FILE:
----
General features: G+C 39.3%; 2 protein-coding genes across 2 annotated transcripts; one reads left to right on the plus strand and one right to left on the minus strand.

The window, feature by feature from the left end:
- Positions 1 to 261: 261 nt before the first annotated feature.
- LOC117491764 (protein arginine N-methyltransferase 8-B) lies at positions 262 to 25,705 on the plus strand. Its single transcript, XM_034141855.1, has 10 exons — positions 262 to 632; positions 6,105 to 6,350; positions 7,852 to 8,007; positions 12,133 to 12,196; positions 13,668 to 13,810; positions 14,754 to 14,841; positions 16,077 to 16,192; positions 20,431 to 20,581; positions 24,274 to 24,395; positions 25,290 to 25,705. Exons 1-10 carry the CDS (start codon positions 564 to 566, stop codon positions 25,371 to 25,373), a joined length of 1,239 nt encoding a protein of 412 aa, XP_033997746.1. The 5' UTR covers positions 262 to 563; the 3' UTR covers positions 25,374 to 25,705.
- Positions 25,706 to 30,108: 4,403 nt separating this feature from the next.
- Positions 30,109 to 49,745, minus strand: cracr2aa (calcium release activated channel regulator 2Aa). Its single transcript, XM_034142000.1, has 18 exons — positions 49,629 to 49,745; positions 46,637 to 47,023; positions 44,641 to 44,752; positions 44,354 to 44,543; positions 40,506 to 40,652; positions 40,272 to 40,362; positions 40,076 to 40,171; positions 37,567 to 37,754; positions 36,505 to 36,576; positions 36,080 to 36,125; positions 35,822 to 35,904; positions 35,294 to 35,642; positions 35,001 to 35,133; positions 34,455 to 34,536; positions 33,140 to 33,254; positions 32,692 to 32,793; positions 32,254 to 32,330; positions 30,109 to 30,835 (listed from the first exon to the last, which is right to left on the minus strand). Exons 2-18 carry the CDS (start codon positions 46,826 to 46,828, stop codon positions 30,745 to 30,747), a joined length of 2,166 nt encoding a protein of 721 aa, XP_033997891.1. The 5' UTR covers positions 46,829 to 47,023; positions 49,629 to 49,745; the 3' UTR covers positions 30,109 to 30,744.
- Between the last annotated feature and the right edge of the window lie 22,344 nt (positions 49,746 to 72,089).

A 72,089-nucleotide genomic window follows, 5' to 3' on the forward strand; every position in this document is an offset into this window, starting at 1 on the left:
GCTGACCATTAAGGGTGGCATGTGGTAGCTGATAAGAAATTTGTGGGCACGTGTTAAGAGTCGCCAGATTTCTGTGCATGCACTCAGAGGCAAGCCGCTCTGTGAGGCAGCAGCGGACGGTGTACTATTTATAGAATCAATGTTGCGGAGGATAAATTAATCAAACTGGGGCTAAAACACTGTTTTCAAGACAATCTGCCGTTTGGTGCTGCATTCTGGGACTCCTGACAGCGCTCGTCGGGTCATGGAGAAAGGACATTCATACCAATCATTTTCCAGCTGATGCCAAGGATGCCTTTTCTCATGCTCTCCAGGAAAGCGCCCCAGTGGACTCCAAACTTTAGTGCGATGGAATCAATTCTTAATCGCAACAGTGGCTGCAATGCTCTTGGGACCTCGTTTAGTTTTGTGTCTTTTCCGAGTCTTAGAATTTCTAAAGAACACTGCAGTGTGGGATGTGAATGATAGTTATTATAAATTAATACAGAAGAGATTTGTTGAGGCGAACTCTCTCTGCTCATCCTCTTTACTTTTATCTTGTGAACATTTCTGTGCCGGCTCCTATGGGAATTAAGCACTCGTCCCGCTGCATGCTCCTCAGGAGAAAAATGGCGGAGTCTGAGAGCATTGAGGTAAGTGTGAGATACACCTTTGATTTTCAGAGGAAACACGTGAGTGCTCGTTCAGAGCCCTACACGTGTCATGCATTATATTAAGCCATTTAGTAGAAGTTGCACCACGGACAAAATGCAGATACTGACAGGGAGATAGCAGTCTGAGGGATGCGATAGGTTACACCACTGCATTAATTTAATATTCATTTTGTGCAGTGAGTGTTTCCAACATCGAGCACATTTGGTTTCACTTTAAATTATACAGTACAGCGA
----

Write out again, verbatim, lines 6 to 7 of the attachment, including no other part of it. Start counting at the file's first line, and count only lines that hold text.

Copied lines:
- Positions 30,109 to 49,745, minus strand: cracr2aa (calcium release activated channel regulator 2Aa). Its single transcript, XM_034142000.1, has 18 exons — positions 49,629 to 49,745; positions 46,637 to 47,023; positions 44,641 to 44,752; positions 44,354 to 44,543; positions 40,506 to 40,652; positions 40,272 to 40,362; positions 40,076 to 40,171; positions 37,567 to 37,754; positions 36,505 to 36,576; positions 36,080 to 36,125; positions 35,822 to 35,904; positions 35,294 to 35,642; positions 35,001 to 35,133; positions 34,455 to 34,536; positions 33,140 to 33,254; positions 32,692 to 32,793; positions 32,254 to 32,330; positions 30,109 to 30,835 (listed from the first exon to the last, which is right to left on the minus strand). Exons 2-18 carry the CDS (start codon positions 46,826 to 46,828, stop codon positions 30,745 to 30,747), a joined length of 2,166 nt encoding a protein of 721 aa, XP_033997891.1. The 5' UTR covers positions 46,829 to 47,023; positions 49,629 to 49,745; the 3' UTR covers positions 30,109 to 30,744.
- Between the last annotated feature and the right edge of the window lie 22,344 nt (positions 49,746 to 72,089).